Consumer credit outstanding grew on a seasonally adjusted annual rate of 7.2% over the month of December and by 5.8% over the fourth quarter of 2015. Over the year of 2015, consumer credit outstanding expanded by 6.9%. There is now $3.55 trillion in outstanding consumer credit.
Growth in the outstanding amount of consumer credit over the year partly reflected an expansion in the outstanding amount of non-revolving consumer credit. Non-revolving consumer credit includes both student and auto loans. According to the report, non-revolving credit outstanding grew by 7.1% on a seasonally adjusted annual rate over the month of December and by 5.9% over the fourth quarter of 2015. Over the year of 2015, non-revolving credit outstanding expanded by 7.6%. There is now $2.61 trillion in non-revolving consumer credit outstanding.
The increase in consumer credit outstanding also reflected growth in the outstanding amount of revolving credit. Revolving credit is largely composed of credit card debt. Revolving credit outstanding grew by 7.5% on a seasonally adjusted annual rate over the month of December and by 5.3% over the fourth quarter of 2015. Over the year of 2015, revolving credit outstanding expanded by 5.1%. There is now $.94 trillion in revolving credit outstanding.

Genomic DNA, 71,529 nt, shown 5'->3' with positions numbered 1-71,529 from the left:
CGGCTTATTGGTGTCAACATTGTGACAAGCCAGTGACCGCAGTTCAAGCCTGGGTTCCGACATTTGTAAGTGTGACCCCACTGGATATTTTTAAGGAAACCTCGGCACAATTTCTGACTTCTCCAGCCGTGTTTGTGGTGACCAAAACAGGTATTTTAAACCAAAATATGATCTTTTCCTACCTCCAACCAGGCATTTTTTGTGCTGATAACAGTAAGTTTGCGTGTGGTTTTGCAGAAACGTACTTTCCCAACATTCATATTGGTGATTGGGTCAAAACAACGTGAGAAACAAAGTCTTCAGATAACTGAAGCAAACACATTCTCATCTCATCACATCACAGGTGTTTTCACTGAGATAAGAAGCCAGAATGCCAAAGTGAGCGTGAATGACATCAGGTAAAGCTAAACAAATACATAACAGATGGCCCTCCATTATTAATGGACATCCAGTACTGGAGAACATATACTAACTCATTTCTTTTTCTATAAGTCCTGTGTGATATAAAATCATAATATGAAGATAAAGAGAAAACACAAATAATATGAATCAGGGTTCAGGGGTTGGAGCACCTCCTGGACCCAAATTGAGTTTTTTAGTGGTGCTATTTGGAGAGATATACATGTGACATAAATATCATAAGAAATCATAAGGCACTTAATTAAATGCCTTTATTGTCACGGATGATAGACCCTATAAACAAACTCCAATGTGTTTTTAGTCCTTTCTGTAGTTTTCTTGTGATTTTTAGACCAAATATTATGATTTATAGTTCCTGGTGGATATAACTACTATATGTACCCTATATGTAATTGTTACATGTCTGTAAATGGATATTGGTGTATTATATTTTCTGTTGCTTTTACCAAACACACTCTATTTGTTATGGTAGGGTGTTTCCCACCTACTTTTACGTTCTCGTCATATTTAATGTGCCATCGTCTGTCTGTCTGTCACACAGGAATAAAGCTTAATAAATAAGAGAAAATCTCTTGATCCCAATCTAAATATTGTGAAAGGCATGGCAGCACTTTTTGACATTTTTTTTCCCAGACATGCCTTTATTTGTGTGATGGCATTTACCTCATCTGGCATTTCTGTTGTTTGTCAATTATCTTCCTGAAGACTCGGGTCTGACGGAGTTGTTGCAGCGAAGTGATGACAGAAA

An earlier post found that lending standards on acquisition development and construction (AD&C) loans tightened over the 3 months ending in December 2015. In addition, lending standards also tightened on commercial and industrial loans. However, standards on consumer credit products eased over the quarter.
As illustrated by Figure 2 below, lending standards on auto loans eased by 6.3% on net over the fourth quarter of 2015. The net percentage represents the difference the portion of banks reporting that standards had eased and the proportion reporting that standards had tightened. Similarly, standards on credit cards eased by a moderate 1.9% on net while lending standards on other consumer loans eased by 2.9%. In contrast, lending standards on business’ commercial and industrial loans, which account for 20% of total net loans and leases at depository institutions and are the second largest major loan or lease category behind real estate, tightened by 8.2% over the quarter.
Over the year, lending standards on consumer credit products have continued to ease, on net. However, the pace of easing in the fourth quarter of 2015 was less than that in the 3rd quarter of 2015 for each category of consumer loans. Fewer survey respondents reported, on net, that lending standards on consumer credit products had eased. Meanwhile, the tightening in commercial and industrial loans that was recorded in the fourth quarter of 2015 is a continuation of the tight lending standards that prevailed in the third quarter of 2015 and a reversal of the net easing of lending standards recorded over the first half of the year.